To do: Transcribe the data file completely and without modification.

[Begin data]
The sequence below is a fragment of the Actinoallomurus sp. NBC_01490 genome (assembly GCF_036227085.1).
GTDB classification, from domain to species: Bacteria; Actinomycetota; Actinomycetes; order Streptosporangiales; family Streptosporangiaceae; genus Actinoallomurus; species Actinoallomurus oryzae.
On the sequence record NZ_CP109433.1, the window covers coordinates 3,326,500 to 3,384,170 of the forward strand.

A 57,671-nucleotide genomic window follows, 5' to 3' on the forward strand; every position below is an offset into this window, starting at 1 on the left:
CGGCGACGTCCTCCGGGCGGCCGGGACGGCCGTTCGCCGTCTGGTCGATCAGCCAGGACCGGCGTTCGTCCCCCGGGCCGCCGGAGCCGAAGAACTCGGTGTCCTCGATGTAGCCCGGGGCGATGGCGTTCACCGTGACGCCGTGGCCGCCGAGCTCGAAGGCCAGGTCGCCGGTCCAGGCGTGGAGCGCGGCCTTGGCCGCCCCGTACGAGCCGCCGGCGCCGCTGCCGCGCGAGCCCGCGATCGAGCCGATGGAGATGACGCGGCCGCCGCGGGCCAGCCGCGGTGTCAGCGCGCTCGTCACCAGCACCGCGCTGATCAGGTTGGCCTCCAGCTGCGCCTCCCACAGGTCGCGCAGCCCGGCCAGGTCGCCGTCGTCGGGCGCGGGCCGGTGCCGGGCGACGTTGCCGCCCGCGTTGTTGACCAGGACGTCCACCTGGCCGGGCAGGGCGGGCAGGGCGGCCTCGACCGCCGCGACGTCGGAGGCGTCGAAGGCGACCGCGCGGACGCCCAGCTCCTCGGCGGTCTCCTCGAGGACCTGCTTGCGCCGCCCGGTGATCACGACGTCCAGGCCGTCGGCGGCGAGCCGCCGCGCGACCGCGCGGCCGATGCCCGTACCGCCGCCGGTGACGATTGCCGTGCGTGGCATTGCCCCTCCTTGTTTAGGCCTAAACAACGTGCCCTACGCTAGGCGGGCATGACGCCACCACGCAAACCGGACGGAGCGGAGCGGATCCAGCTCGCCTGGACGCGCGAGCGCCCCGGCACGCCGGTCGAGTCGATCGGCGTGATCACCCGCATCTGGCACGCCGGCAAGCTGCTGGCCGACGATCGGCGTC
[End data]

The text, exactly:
The sequence below is a fragment of the Actinoallomurus sp. NBC_01490 genome (assembly GCF_036227085.1).
GTDB classification, from domain to species: Bacteria; Actinomycetota; Actinomycetes; order Streptosporangiales; family Streptosporangiaceae; genus Actinoallomurus; species Actinoallomurus oryzae.
On the sequence record NZ_CP109433.1, the window covers coordinates 3,326,500 to 3,384,170 of the forward strand.

A 57,671-nucleotide genomic window follows, 5' to 3' on the forward strand; every position below is an offset into this window, starting at 1 on the left:
CGGCGACGTCCTCCGGGCGGCCGGGACGGCCGTTCGCCGTCTGGTCGATCAGCCAGGACCGGCGTTCGTCCCCCGGGCCGCCGGAGCCGAAGAACTCGGTGTCCTCGATGTAGCCCGGGGCGATGGCGTTCACCGTGACGCCGTGGCCGCCGAGCTCGAAGGCCAGGTCGCCGGTCCAGGCGTGGAGCGCGGCCTTGGCCGCCCCGTACGAGCCGCCGGCGCCGCTGCCGCGCGAGCCCGCGATCGAGCCGATGGAGATGACGCGGCCGCCGCGGGCCAGCCGCGGTGTCAGCGCGCTCGTCACCAGCACCGCGCTGATCAGGTTGGCCTCCAGCTGCGCCTCCCACAGGTCGCGCAGCCCGGCCAGGTCGCCGTCGTCGGGCGCGGGCCGGTGCCGGGCGACGTTGCCGCCCGCGTTGTTGACCAGGACGTCCACCTGGCCGGGCAGGGCGGGCAGGGCGGCCTCGACCGCCGCGACGTCGGAGGCGTCGAAGGCGACCGCGCGGACGCCCAGCTCCTCGGCGGTCTCCTCGAGGACCTGCTTGCGCCGCCCGGTGATCACGACGTCCAGGCCGTCGGCGGCGAGCCGCCGCGCGACCGCGCGGCCGATGCCCGTACCGCCGCCGGTGACGATTGCCGTGCGTGGCATTGCCCCTCCTTGTTTAGGCCTAAACAACGTGCCCTACGCTAGGCGGGCATGACGCCACCACGCAAACCGGACGGAGCGGAGCGGATCCAGCTCGCCTGGACGCGCGAGCGCCCCGGCACGCCGGTCGAGTCGATCGGCGTGATCACCCGCATCTGGCACGCCGGCAAGCTGCTGGCCGACGATCGGCGTC